Adding Value and Other Shifts in Thinking

Roughly two months ago, right around the time I started medical school, I created this blog and sat down to write the first entry. I figured I would write about my path into medical school — that seemed like a logical first entry for a blog titled “Mr. Med Student”. I got about 500 words deep into this project before I realized that my path into medical school makes a very uninteresting story. There were no great adversities to overcome, no crises or spectacles, no theatrics and no drama. I was blessed to have a straightforward path into medicine, but this left me with nothing to write about. My sole idea deflated, I discarded my plan to have a blog and resumed life as usual.

I’ve now been in medical school for nearly three months, and I realized today that I’ve managed to learn some things. I don’t mean just the medical curriculum — which goes without saying — I mean that I’ve learned things about life. I’ve detected two shifts in my thinking. Both shifts represent things that I should have figured out long ago, but alas I can at times be a bit slow on the uptake on these matters. Teach me about chemistry or immunology and I can learn that fairly quick; teach me about life and… well, good luck to whoever tries. Those lessons apparently need be drilled into my head with quite a lot more vigour and repetition before they begin to stick.

The first detectable shift in my thinking is that I now view my time in a completely different way. With the demands of medical school, time is at a premium like never before, and I find myself respecting my time in a way that’s new to me. I find I no longer have a willingness to participate in activities that don’t add value to my life or the lives of others. The things that don’t confer value in some way are excised without hesitation. I don’t mean to be grand about it — it’s not as if I’ve become some paragon of productivity with no time for trivial matters and no need to ever relax. Value comes in different forms, and everyone appreciates certain forms more than others. There’s value in relationships — the right relationships, that is — and spending time with loved ones. The act of helping others can add value to our own lives as well as those helped. I find value in creative engagement, so I tend to spend some time producing music and reading about things that interest me. Of course there’s value in our own happiness, so sometimes finding value is as simple as binge-watching a Netflix series or pouring yourself a considerable portion of wine — arguably not “productive” activities in the typical sense of the word, but stress-relief is an important contributor to mental health, and mental health can only decline so far before productivity begins to wane.

The pursuit of value will look different from person to person, but there are some commonalities. Dull, tasteless relationships have to go. Living for others more than they would live for you has to go. Wasting time on things you don’t care about has to go. The philosopher Sam Harris wrote “We often behave in ways that are guaranteed to make us unhappy.” I think Sam’s right, and I think it often has to do with failing to realize and/or act on what’s important to us. Respect your own time by filling it with the things that matter, and be courageous in the pursuit of value.

The second shift in thinking is less self-centred than the first, and something I think I knew once upon a time but forgot somewhere along the way: always remember that every person you meet is going through things you know nothing about. I entered a time of personal difficulties a few weeks back, and mental health became an issue. Fortunately, my classmates and I have a crew of highly-trained mental health professionals at our disposal to help us get through such times with minimal disruption to our education. Unfortunately, the majority of this crew was on strike at the time due to failed contract negotiations. I was left to navigate these murky waters mostly on my own, although the remnants of the mental health team were able to help me defer a midterm exam by a few days, and this proved very helpful.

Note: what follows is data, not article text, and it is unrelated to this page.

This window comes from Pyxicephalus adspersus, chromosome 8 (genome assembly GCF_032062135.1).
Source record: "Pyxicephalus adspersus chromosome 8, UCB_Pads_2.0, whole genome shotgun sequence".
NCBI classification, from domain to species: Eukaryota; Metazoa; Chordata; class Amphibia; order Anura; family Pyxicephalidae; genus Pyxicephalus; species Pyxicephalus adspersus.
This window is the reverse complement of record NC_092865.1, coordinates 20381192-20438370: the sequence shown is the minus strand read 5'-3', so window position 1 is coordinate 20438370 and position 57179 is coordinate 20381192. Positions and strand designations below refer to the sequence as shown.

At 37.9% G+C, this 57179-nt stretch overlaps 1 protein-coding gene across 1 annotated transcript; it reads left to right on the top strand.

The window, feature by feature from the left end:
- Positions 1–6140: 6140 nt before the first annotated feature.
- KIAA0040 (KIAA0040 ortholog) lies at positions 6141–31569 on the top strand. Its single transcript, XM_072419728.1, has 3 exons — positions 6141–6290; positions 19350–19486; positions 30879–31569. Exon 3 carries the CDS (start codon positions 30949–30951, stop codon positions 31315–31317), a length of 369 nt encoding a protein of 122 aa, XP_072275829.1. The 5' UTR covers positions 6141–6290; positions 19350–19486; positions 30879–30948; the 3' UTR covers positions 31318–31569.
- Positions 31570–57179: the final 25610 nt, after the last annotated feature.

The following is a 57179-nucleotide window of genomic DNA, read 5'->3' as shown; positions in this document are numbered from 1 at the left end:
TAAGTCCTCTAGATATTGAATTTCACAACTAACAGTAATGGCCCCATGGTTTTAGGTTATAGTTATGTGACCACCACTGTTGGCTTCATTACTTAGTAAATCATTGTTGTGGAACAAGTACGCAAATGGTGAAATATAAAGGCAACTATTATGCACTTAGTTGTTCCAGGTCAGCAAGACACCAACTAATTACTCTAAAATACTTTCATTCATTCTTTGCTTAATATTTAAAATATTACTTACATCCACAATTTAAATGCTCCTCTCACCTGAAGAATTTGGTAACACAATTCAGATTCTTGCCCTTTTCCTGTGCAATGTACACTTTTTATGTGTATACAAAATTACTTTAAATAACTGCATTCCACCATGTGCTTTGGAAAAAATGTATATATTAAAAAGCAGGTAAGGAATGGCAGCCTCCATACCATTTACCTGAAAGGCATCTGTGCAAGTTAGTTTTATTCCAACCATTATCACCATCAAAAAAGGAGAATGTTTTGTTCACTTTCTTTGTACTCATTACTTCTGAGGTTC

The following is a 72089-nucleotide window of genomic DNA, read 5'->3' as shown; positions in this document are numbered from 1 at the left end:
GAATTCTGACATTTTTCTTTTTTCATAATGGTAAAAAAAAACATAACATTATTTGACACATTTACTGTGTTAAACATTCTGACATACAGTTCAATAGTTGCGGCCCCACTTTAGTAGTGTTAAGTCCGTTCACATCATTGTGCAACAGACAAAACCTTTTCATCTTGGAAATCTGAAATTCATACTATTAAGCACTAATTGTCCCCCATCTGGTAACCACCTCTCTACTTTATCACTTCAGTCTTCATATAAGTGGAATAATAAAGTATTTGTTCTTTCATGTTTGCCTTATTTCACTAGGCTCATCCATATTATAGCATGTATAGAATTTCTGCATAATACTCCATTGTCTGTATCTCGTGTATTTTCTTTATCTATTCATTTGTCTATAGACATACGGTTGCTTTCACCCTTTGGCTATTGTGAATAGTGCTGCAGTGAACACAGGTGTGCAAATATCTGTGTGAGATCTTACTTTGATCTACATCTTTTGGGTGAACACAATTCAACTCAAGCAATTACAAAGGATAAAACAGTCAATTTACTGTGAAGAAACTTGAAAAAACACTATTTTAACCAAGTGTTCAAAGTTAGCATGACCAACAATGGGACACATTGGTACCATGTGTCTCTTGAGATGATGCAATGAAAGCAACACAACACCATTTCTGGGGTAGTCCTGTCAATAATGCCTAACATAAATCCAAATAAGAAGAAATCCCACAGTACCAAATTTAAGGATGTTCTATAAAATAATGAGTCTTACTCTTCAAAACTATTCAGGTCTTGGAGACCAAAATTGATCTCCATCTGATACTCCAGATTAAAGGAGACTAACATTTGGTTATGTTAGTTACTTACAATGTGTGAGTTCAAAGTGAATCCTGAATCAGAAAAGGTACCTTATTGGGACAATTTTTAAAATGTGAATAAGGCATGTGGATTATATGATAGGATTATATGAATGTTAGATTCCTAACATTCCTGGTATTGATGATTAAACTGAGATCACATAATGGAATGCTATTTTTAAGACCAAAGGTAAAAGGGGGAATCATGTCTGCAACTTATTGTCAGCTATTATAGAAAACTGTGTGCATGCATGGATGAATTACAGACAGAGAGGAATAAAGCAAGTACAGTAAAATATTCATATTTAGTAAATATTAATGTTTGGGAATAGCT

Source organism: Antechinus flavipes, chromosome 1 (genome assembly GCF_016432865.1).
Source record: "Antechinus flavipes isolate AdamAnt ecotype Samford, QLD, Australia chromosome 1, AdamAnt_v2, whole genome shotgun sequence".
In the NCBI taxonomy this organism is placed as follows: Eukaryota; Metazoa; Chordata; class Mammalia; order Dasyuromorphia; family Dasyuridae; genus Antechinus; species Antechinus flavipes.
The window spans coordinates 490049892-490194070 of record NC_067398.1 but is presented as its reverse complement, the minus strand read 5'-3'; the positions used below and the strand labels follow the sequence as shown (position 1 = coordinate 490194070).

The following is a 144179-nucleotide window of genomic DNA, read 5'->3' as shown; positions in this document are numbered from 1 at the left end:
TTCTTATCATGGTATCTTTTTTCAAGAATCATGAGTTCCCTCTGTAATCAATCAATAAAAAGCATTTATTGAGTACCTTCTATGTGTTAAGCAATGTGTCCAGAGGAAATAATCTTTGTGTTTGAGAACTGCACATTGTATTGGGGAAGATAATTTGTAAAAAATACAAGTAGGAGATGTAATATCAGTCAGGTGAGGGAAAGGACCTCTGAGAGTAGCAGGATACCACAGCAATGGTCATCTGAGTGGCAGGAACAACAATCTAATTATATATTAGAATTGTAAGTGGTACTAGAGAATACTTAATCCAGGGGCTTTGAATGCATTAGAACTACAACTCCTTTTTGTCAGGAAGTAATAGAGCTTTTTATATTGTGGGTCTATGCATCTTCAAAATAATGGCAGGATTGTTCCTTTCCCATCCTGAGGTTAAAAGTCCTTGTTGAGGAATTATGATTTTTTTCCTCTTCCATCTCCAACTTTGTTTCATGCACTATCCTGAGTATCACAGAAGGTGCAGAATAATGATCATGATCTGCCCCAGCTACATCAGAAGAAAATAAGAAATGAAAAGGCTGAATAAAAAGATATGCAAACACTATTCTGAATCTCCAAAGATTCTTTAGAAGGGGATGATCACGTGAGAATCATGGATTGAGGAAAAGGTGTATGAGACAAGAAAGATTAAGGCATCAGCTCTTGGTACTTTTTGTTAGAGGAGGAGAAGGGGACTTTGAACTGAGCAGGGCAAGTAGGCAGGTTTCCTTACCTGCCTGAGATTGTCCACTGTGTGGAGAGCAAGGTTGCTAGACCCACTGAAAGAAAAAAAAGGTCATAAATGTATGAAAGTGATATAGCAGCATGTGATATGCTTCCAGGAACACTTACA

When life is going well, the pressures of medicine are an enjoyable challenge; when life goes poorly, they become a crushing burden. It occurred to me that I, two months into the term with a strong science background and a relatively easy life (no children to care for, no debt from the previous degree, a healthy family, etc.) was probably not the first person in my class to feel crushed by this burden. I realized that many of my friends and peers had probably felt this way at some point over the last several weeks, and I couldn’t help but wonder — who? When? Why had I failed to notice? Were they doing better now? Who among my classmates was suffering at that very moment? What could I do to help? I began paying more attention to the emotional conditions of my classmates and realized that an easy life was the rare exception. Not everyone was going through a crisis at that moment, but everyone I talked to had problems and seemingly everyone was stressed. I took this realization as a firm reminder to try to be nicer to people. I also resolved not to pass judgment on someone for struggling with what I thought should have been within their capabilities. You never know what disadvantages someone is working through — play it safe and treat them well.

A boring exposition about my path into medical school didn’t seem like the sort of thing that could add value to anyone’s life — I thought this topic stood a better chance. I’m not sure what future entries will be like. Perhaps I will continue to learn new lessons (slowly, no doubt) or maybe medical school itself will inspire some new topic. I’m not sure. In any case, thanks for reading. Hope to see you back!

– GM